For Young Women, 'Controlling' Partner Often Abusive, Too
Many victims won't admit to violence from boyfriend, spouse, study authors say
THURSDAY, April 7 (HealthDay News) -- Young women whose intimate partners try to control them are at increased risk for physical and sexual domestic violence, a new study finds.
It included more than 600 women aged 15 to 24 who were patients at a reproductive health center. Sixty-eight percent reported that a partner exhibited controlling behavior.
Of those women, 38 percent said they experienced controlling behavior only. But another 11 percent reported experiencing controlling behavior plus physical abuse, 10 percent reported controlling behavior and sexual violence, and nearly 9 percent reported having been victims of all forms of relationship violence.
Women were more likely to experience a higher number of episodes of controlling behavior if they were aged 15 to 18, Hispanic, had been exposed to domestic violence during childhood, had been pregnant at least once, had suffered recent physical or sexual violence, and felt uncomfortable asking a male partner to use a condom.
The types of controlling behavior reported by the women included: being expected to ask a partner's permission before seeking health care (3.7 percent); having contact with their family restricted (6.3 percent); being ignored or treated indifferently by a partner (24.7 percent); and having a partner try to prevent them from seeing friends (26.5 percent).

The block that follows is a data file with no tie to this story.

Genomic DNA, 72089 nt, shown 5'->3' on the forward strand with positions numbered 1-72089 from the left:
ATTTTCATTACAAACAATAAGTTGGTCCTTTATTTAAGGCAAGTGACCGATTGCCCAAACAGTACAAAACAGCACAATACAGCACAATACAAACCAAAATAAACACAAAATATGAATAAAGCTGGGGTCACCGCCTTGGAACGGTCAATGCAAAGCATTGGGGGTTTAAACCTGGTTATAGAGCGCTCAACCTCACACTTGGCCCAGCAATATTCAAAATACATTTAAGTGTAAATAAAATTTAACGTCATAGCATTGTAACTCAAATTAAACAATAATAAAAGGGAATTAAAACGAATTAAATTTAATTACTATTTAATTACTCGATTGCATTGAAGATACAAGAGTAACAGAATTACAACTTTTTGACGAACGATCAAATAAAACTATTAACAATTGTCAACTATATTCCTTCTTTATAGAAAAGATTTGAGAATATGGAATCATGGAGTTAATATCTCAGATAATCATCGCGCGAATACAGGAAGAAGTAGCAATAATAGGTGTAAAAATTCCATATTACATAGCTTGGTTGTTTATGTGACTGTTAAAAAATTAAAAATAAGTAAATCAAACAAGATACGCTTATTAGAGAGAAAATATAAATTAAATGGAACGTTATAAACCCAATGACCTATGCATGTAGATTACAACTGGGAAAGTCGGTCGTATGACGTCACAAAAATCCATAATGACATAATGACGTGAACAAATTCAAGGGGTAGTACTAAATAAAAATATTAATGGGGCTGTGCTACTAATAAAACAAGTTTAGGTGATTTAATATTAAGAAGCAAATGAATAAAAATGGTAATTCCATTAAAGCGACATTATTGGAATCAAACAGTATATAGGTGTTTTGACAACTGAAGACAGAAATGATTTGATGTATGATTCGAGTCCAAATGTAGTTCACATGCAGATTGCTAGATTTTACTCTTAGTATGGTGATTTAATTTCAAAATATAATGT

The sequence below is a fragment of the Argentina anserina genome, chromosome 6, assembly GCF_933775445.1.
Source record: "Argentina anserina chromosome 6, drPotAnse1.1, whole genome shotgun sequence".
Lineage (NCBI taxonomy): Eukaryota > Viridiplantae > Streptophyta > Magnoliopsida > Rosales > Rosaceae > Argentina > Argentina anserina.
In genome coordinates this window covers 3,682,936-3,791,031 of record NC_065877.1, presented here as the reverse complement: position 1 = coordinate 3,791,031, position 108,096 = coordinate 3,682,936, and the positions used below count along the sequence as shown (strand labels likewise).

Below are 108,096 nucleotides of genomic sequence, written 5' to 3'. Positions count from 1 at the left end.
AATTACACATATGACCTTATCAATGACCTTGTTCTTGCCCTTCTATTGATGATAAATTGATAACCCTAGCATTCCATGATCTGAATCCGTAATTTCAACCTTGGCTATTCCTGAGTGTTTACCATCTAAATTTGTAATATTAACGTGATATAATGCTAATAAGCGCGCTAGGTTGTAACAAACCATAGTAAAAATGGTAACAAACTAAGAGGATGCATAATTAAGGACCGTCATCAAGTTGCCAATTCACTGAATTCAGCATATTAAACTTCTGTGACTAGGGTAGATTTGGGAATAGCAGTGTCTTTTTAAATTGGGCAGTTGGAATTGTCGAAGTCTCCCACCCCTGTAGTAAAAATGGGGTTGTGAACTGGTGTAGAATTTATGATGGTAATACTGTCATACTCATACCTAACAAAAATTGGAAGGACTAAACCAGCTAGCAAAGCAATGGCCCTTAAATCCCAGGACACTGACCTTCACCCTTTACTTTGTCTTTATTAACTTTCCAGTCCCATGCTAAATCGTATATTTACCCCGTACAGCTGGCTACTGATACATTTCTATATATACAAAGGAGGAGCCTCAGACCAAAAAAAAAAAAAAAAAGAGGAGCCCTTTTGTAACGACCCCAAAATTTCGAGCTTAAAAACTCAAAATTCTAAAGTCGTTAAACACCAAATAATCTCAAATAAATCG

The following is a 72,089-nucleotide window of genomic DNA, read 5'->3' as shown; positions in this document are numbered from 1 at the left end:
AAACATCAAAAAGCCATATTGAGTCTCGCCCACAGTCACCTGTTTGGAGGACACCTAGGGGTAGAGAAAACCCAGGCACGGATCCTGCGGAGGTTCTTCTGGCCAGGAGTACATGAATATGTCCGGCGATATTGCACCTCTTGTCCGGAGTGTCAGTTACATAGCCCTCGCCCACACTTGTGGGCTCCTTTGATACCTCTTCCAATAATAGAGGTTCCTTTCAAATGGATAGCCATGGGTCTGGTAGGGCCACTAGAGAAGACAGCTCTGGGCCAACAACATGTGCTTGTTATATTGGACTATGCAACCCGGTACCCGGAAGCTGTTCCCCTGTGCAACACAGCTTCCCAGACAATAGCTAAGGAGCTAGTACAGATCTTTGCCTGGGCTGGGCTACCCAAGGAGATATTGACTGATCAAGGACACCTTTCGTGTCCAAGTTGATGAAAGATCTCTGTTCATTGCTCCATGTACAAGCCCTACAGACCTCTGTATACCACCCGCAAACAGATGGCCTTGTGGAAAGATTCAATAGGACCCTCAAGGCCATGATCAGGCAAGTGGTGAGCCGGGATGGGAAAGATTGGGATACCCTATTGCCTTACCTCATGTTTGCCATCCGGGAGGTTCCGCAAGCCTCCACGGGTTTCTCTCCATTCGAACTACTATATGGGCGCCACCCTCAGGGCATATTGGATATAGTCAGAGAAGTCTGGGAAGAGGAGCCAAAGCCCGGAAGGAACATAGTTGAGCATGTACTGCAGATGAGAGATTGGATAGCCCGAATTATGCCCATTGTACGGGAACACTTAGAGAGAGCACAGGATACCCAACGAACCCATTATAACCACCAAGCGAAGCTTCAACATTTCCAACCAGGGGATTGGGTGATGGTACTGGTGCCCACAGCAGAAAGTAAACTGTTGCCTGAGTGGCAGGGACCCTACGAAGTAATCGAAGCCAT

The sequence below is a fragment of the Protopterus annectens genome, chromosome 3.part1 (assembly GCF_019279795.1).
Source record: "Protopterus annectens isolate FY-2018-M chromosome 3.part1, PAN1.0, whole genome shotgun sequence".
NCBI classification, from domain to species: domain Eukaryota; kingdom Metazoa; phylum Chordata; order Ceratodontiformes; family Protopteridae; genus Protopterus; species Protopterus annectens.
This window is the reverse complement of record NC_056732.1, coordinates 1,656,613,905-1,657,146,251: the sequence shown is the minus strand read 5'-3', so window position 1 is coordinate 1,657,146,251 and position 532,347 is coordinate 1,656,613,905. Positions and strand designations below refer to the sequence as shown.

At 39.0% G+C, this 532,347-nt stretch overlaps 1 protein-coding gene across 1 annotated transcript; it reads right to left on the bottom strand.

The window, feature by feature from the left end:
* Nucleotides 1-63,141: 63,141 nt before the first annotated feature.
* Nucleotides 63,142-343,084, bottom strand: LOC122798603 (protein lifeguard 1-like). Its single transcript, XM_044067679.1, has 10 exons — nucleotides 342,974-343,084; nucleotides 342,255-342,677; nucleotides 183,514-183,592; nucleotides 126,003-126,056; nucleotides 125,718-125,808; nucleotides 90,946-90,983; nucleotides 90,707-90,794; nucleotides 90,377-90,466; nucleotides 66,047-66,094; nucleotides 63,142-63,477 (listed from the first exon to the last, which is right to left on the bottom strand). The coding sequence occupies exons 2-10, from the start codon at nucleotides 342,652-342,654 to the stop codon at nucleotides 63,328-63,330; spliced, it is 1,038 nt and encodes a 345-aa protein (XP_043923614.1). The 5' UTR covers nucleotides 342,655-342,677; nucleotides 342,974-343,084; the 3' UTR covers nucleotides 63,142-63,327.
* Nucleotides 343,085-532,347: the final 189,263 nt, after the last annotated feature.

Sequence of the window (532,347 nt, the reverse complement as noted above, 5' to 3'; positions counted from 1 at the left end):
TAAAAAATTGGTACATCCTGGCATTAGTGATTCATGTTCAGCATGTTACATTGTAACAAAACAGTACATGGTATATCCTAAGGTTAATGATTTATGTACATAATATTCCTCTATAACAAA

"These data demonstrate the high frequency of controlling behaviors in the relationships of adolescents and young adults," concluded Dr. Marina Catallozzi of the Mailman School of Public Health at Columbia University in New York City and colleagues.
"In addition, this awareness of the high rates of controlling behavior and the overlap with relationship violence, particularly for young people, may affect how they view health care provider-based screening and how honestly they might answer screening questions," they said.
Since teens and young women may not be comfortable disclosing such information, "carefully crafted, repeated, and novel screening to improve identification, referral and treatment" is needed, the authors wrote.
The study is published in the April issue of the journal Archives of Pediatrics & Adolescent Medicine.
The American Congress of Obstetricians and Gynecologists has more about domestic violence.SOURCE: JAMA/Archives journals, news release, April 4, 2011 Related Articles
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